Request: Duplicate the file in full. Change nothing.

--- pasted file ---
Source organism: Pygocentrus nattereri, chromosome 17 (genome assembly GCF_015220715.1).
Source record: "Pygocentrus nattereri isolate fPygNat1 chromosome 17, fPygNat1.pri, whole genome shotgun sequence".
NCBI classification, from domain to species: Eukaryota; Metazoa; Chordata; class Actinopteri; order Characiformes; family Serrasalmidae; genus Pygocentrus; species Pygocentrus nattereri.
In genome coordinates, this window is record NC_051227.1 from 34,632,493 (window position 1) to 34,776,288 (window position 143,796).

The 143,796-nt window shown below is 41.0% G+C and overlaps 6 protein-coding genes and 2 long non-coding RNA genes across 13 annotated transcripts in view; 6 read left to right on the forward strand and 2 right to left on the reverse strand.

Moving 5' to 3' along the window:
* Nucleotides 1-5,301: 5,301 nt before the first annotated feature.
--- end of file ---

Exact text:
Source organism: Pygocentrus nattereri, chromosome 17 (genome assembly GCF_015220715.1).
Source record: "Pygocentrus nattereri isolate fPygNat1 chromosome 17, fPygNat1.pri, whole genome shotgun sequence".
NCBI classification, from domain to species: Eukaryota; Metazoa; Chordata; class Actinopteri; order Characiformes; family Serrasalmidae; genus Pygocentrus; species Pygocentrus nattereri.
In genome coordinates, this window is record NC_051227.1 from 34,632,493 (window position 1) to 34,776,288 (window position 143,796).

The 143,796-nt window shown below is 41.0% G+C and overlaps 6 protein-coding genes and 2 long non-coding RNA genes across 13 annotated transcripts in view; 6 read left to right on the forward strand and 2 right to left on the reverse strand.

Moving 5' to 3' along the window:
* Nucleotides 1-5,301: 5,301 nt before the first annotated feature.